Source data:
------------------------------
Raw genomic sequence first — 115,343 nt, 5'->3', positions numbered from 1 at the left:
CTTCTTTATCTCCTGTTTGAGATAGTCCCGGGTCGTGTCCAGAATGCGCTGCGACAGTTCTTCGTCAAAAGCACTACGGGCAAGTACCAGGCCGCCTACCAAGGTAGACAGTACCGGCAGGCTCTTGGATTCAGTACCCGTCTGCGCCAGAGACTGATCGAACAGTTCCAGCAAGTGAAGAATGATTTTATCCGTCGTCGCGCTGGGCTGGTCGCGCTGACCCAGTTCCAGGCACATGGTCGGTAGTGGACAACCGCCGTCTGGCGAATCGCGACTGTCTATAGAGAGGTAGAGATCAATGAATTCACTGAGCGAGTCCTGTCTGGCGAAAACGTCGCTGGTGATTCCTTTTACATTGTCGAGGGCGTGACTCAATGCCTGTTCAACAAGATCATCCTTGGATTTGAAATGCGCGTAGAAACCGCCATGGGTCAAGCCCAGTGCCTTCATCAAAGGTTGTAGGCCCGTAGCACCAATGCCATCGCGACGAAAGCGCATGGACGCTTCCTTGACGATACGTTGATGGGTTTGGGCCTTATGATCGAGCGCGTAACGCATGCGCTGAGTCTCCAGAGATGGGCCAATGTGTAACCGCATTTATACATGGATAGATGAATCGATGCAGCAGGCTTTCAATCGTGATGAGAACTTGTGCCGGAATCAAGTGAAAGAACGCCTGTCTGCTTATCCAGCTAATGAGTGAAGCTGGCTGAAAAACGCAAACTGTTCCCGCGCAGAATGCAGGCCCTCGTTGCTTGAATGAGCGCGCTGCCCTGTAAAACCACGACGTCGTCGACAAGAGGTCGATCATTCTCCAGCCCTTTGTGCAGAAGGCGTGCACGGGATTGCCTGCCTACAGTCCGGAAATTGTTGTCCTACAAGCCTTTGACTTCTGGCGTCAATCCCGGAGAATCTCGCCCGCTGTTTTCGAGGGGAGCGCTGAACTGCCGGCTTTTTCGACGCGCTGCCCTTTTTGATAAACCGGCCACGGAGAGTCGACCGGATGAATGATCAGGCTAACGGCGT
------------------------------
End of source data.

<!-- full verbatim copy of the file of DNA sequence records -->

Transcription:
Raw genomic sequence first — 115,343 nt, 5'->3', positions numbered from 1 at the left:
CTTCTTTATCTCCTGTTTGAGATAGTCCCGGGTCGTGTCCAGAATGCGCTGCGACAGTTCTTCGTCAAAAGCACTACGGGCAAGTACCAGGCCGCCTACCAAGGTAGACAGTACCGGCAGGCTCTTGGATTCAGTACCCGTCTGCGCCAGAGACTGATCGAACAGTTCCAGCAAGTGAAGAATGATTTTATCCGTCGTCGCGCTGGGCTGGTCGCGCTGACCCAGTTCCAGGCACATGGTCGGTAGTGGACAACCGCCGTCTGGCGAATCGCGACTGTCTATAGAGAGGTAGAGATCAATGAATTCACTGAGCGAGTCCTGTCTGGCGAAAACGTCGCTGGTGATTCCTTTTACATTGTCGAGGGCGTGACTCAATGCCTGTTCAACAAGATCATCCTTGGATTTGAAATGCGCGTAGAAACCGCCATGGGTCAAGCCCAGTGCCTTCATCAAAGGTTGTAGGCCCGTAGCACCAATGCCATCGCGACGAAAGCGCATGGACGCTTCCTTGACGATACGTTGATGGGTTTGGGCCTTATGATCGAGCGCGTAACGCATGCGCTGAGTCTCCAGAGATGGGCCAATGTGTAACCGCATTTATACATGGATAGATGAATCGATGCAGCAGGCTTTCAATCGTGATGAGAACTTGTGCCGGAATCAAGTGAAAGAACGCCTGTCTGCTTATCCAGCTAATGAGTGAAGCTGGCTGAAAAACGCAAACTGTTCCCGCGCAGAATGCAGGCCCTCGTTGCTTGAATGAGCGCGCTGCCCTGTAAAACCACGACGTCGTCGACAAGAGGTCGATCATTCTCCAGCCCTTTGTGCAGAAGGCGTGCACGGGATTGCCTGCCTACAGTCCGGAAATTGTTGTCCTACAAGCCTTTGACTTCTGGCGTCAATCCCGGAGAATCTCGCCCGCTGTTTTCGAGGGGAGCGCTGAACTGCCGGCTTTTTCGACGCGCTGCCCTTTTTGATAAACCGGCCACGGAGAGTCGACCGGATGAATGATCAGGCTAACGGCGT